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View Full Version : Is there an equivalent to dojo.load for ExtJS?



darren
9 Nov 2010, 11:54 AM
Hi everyone, our current flavor at where I am now is Dojo, and it's wonderful that we can load classes and files that only need to be used using dojo.load, however I would like to use ExtJS on some projects for its GUI features but my concern is having to load the whole library or manually calling individual Javascript files from the library. Does anyone know or is there a method similar?

Thanks,
Darren

Screamy
10 Nov 2010, 3:20 AM
From what I remember of my Dojo days, you still had to load dojo.js, dijit-all.js and any individual dojox scripts you might need (if not using their CDN). The 'dojo.require("dijit.Dialog")' statement in the load event where just instructions to Dojo to scan the content and instantiate any widgets defined via the HTML attributes. So, in short, I don't believe it was actually dynamically loading only the widgets/modules used.

For what it's worth, I converted a sizable web app from Dojo to Ext and noticed a markedly faster load time after doing so.

Thx.

Condor
10 Nov 2010, 3:53 AM
1. Ext has an Ext.Loader class to load javascript dynamically.
2. Ext does not have a module system, so it doesn't know which files it needs based on the classes used.
3. If you want to reduce loading time by not loading ext-all, I recommend building a distribution yourself (using JSBuilder2 with a modified ext.jsb2) instead of trying to load files dynamically. The result is usually much faster.

plalx
10 Nov 2010, 5:37 AM
I think that they are working on something regarding this but I don't know what it is yet... I guess we will have more details after the conference. I have proposed something (http://www.sencha.com/forum/showthread.php?113604-ExtJS-Dependencies-(Performance-Optimizations)) similar to what they use for the Google Closure Library, but I did not get any official response on that either.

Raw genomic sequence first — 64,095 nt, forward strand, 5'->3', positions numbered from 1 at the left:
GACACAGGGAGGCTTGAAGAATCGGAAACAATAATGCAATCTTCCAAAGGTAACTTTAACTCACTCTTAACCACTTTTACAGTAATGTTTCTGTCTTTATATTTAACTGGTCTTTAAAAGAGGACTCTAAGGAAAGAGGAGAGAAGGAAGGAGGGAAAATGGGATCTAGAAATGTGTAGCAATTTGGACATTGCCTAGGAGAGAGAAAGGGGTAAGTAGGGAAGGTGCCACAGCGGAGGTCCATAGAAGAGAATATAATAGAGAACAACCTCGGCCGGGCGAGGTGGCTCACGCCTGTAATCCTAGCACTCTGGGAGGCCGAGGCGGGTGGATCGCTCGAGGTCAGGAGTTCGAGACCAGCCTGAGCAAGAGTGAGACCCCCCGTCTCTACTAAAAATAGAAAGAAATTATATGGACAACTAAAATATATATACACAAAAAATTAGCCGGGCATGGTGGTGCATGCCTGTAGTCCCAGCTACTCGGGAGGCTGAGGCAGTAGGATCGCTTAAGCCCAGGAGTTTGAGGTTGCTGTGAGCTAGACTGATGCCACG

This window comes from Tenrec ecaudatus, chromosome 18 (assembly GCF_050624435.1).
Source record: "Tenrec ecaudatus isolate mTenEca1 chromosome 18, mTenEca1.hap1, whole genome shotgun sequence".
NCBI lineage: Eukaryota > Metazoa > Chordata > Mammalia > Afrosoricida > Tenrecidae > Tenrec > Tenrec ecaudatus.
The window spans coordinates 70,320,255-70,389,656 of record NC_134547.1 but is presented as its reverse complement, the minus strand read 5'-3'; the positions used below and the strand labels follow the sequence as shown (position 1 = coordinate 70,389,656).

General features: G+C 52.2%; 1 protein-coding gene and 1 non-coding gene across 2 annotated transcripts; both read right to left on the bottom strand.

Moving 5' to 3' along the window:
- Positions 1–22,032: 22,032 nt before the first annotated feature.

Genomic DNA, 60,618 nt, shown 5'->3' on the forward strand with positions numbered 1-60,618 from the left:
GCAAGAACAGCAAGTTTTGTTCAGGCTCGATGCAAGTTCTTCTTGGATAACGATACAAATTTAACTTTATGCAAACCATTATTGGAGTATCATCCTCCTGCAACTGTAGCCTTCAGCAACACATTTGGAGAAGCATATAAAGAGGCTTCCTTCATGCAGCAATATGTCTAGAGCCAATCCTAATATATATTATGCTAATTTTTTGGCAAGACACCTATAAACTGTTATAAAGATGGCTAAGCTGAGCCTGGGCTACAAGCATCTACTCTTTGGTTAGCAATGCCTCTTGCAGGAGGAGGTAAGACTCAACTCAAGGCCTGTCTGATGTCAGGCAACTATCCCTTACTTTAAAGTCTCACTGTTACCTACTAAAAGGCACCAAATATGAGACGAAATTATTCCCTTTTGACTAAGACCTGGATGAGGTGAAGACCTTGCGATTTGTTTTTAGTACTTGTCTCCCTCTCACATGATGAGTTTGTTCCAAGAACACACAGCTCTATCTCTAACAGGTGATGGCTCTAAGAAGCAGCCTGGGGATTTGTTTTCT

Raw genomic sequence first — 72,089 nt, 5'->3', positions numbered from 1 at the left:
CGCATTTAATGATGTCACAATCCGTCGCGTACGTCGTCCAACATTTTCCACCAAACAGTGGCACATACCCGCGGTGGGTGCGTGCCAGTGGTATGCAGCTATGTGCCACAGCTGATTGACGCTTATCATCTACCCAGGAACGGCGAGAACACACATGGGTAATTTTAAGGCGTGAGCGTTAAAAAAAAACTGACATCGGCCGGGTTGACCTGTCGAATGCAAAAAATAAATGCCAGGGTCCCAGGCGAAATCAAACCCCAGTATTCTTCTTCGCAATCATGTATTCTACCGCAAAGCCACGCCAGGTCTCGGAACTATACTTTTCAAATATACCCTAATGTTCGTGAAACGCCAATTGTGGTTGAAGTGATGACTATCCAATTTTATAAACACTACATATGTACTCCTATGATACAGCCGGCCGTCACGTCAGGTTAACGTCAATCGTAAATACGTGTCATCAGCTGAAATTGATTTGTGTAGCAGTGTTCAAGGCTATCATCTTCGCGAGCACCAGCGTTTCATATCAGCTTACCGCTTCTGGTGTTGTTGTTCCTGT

darren
11 Nov 2010, 9:49 PM
Hi, @screamy yeah I was meaning dojo.require. We are using the Google API so I am familiar with their method of loading parts.

I am starting to see ExtJs works well with namespaces for organization so I am really debating between Dojo and ExtJS for an upcoming project.

@Condor I will look into JSBuilder.

Animal
11 Nov 2010, 10:49 PM
I have never had an issue with ext-all.js

Our app is a single page from which you never navigate away.

Application Components are Ajax-loaded as JSON and inserted into Containers.

So the entire static javascript for the app (minified and gzipped) is loaded only once, at application startup. And even then it is cached, and so most often, the server will send back a 304 Not Modified response.

Screamy
12 Nov 2010, 5:25 AM
@Darren, once I moved away from Dojo to Ext, I never looked back. Hands down, Ext is the most cohesive, object-oriented javascript Framework I've ever laid hands on. Plus, the API docs are sublime, especially when compared to Dojo's.

darren
12 Nov 2010, 7:29 AM
@Animal, I made an App with ExtJS like that but I was looking for a more proper approach. I guess I could do it that way again.

@Screamy, yes DOJO's API is a little sketchy. I am still debating hard. I also have another developer who may need to work on this so I am hoping if it would be easy for him to transition.

Screamy
12 Nov 2010, 11:12 AM
The cool thing about Ext is that you can use as little or as much as you like. I started out by face-lifting existing HTML and sprinkling in Ext widgets as needed. After doing that for a while, I slowly began to realized that I needed to 'drink the koolaid' and write a full-on, 100% Ext application to appreciate its full power.

The hardest part of moving to Ext is letting go of hand coding HTML/CSS page layout, but once you do, you'll wonder how you ever got by without Ext.

Even if you decide to stick with Dojo for now, keep playing with Ext and I guarantee that you'll eventually make the switch for good.

Either way, happy coding!


P.S. Here's a great book for covering the basics (and a bit more): http://www.packtpub.com/learning-ext-js/book

Animal
12 Nov 2010, 12:02 PM
My opinion is that while we know we are using an HTML DOM, actual textual HTML with "<" characters and tag names is not useful any more.

The DOM is what matters, and a body of objects managing that DOM reacting to events, animating it etc.

But how that whole UI is described is best encapsulated with the descriptive and declarative power of JSON.

Send one UI description to the client. Not a textual HTML "picture" of an application, and a parallel set of event handlers.